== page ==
Pathways to Innovation: Policies, Products, and Processes for Competitive Advantage in a Global Economy
- Slides

René Haak


German Institute for Japanese Studies

11:00 – 12:30
Session 2 - CONFIGURING INNOVATION SYSTEMS: Moving Beyond National and Organizational Boundaries

Chair

Shigeki Tejima (Nishogakusha University)

Internationalization of Innovation - Why is Chip Design Moving to Asia? Drivers and Policy Implications
- Slides

Dieter Ernst (East West Center)

The Korean Innovation System: From Industrial Catch-Up to Technological Leadership?
- Slides

Martin Hemmert (Korea University)

Changing National Innovation System of Japan? From Large Firms to Network System
- Slides

Kazuyuki Motohashi (University of Tokyo)

Discussant

Markus Pudelko (University of Edinburgh Management School)

12:30 – 14:00
Lunch

14:00 – 15:30
Session 3 - BUSINESS TECHNOLOGY TRILOGY: Commercializing Information Technology, Biotechnology, and Nano-technology

Chair

René Haak


German Institute for Japanese Studies

New IT Business Models in the ‘Asian Age’: Multilateral Collaboration and Business Innovation
- Slides

Kiyoshu Urakami (Urakami Asia Management Research)

Introduction of Healthcare IT Solutions in the Japanese Market

Wolfgang Beitz (Siemens)

The New Business Approach of Bayer Material Science

Georg Wiessmeier (Bayer AG)

Discussant

Andreas Moerke


German Institute for Japanese Studies

15:30 – 16:00
Break

16:00 – 17:00
Session 4 - DOES POLICY MATTER? The Scope and Limits to Innovation Policies

White Biotech in Germany - Chances and Obstacles
- Slides

Klaus Bellman (University of Mainz)

Intellectual Property Rights Strategies in Japan
- Slides

Ichiro Nakayama (Cabinet IP Promotion Office and Shinshu University)

Discussant

Martin Hemmert (Korea University)

17:00 – 17:15
Summary (First Day)

René Haak


German Institute for Japanese Studies

Shigeki Tejima, Dennis Tachiki

Day 2         May 21st (Saturday)

10:30 – 12:00
Session 5 - PUBLIC-PRIVATE PARTNERSHIPS: Inter-firm, Industrial, and Geographical Clustering

Chair

René Haak


German Institute for Japanese Studies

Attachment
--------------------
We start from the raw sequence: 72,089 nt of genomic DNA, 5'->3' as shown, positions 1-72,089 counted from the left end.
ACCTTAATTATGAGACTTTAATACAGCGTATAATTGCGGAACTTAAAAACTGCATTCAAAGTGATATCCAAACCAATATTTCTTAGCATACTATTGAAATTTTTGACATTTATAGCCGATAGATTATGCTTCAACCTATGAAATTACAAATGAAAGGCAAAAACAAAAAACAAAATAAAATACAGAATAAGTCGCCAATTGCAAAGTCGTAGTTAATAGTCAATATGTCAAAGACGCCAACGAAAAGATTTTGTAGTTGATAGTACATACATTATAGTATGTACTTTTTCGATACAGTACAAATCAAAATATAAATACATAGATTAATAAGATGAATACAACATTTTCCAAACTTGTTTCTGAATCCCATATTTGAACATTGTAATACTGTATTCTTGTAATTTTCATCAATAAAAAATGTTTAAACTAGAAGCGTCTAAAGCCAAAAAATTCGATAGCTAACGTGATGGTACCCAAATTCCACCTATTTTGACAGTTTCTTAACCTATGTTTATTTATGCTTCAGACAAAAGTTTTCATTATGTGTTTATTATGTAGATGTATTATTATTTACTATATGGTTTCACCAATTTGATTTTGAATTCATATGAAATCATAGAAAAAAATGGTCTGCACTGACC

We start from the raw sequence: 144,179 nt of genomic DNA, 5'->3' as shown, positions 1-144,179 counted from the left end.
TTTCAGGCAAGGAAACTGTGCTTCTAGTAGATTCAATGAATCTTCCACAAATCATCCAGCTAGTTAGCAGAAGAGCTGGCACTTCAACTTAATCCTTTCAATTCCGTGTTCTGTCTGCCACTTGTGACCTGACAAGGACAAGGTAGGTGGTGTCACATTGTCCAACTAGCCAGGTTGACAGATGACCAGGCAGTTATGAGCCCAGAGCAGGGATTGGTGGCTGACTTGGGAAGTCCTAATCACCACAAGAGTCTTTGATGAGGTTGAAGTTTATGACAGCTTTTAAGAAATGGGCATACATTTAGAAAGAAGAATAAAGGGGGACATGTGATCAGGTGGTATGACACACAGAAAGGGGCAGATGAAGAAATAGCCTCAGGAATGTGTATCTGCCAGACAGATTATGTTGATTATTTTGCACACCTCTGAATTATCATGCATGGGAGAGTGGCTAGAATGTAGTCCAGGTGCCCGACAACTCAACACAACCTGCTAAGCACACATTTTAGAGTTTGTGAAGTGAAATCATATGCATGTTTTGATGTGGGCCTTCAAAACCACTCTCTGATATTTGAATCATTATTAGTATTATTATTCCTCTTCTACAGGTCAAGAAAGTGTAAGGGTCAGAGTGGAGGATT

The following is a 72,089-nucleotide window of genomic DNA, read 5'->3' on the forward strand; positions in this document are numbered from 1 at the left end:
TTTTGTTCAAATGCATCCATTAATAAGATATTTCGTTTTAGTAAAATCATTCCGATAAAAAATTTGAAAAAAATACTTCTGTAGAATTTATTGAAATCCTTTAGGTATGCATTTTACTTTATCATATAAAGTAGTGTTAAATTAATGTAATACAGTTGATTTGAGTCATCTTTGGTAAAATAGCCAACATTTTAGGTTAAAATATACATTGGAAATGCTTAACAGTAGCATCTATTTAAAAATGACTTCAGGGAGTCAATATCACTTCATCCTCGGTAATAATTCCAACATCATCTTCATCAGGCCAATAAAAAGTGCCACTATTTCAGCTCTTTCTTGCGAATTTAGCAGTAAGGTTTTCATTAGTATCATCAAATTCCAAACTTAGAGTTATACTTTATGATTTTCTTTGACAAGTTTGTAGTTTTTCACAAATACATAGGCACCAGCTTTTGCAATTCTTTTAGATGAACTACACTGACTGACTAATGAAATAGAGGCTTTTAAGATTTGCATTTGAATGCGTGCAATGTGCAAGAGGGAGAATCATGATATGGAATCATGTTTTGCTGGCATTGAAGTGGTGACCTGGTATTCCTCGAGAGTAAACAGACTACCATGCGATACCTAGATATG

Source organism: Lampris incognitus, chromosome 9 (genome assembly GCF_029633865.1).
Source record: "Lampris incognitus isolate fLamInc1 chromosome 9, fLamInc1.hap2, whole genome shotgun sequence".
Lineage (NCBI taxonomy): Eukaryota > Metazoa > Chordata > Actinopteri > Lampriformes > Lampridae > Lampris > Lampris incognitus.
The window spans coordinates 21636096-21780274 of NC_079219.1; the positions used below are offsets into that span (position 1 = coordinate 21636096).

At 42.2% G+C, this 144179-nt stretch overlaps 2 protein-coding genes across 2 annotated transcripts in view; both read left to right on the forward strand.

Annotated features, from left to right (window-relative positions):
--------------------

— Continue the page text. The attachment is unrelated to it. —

R&D and Innovation by Japanese Firms in Japan and Foreign Countries, Especially in Asian Countries
- Slides

Shigeki Tejima (Nishogakusha University)

Industrial Clustering in the Chubu Region of Japan
- Slides

Seiichi Matsuyama (Chubu University)

Discussant

Masatsugu Tsuji (Osaka University)

12:00 – 13:30
Lunch

13:30 – 15:00
Session 6 - ORGANIZING FOR INNOVATION: Company Strategies and Market Performance

Chair

Lorenz Granrath (Fraunhofer Society)

Antecedents of Innovation Performance at the Firm Level
- Slides

Holger Ernst (Otto Beisheim Graduate School of Management)

Impact of Behavioural Factors on Innovation Performance. An Evolutionary Approach with a Simulation Model for IT-Companies in Japan and Germany
- Slides

Monika Friedrich-Nishio (University of Karlsruhe)

Corporate R&D Activity Today in Japan

Yoshihide Ishiyama (Chiba University of Commerce)

Discussant

Dennis Tachiki (Tamagawa University)

15:00 – 15:30
Break

15:30 – 17:00
Session 7 - CONSEQUENCES OF INNOVATION: Re-thinking Pathways to Economic Development

Chair

Manfred Hoffman (German Chamber of Commerce and Industry)

How Different Cultures and Business Systems Translate into Different Pathways to Innovation: A Comparative Analysis of USA and Japan
- Slides

Markus Pudelko (University of Edinburgh Management School)

The China Phenomena and South Korean Turmoil: What’s Wrong with Traditional Theories of Development?
- Slides

Toshiyuki Tamura (Nishogakusha University)

Industrial Agglomeration: Facts and Lessons for Developing Countries
- Slides

Masatsugu Tsuji (Osaka University)

Discussant

Dieter Ernst (East West Center)

17:00
CLOSING SESSION

René Haak


German Institute for Japanese Studies

Shigeki Tejima, Dennis Tachiki

Day 1         May 20th (Friday)

10:30 - 11:00
Break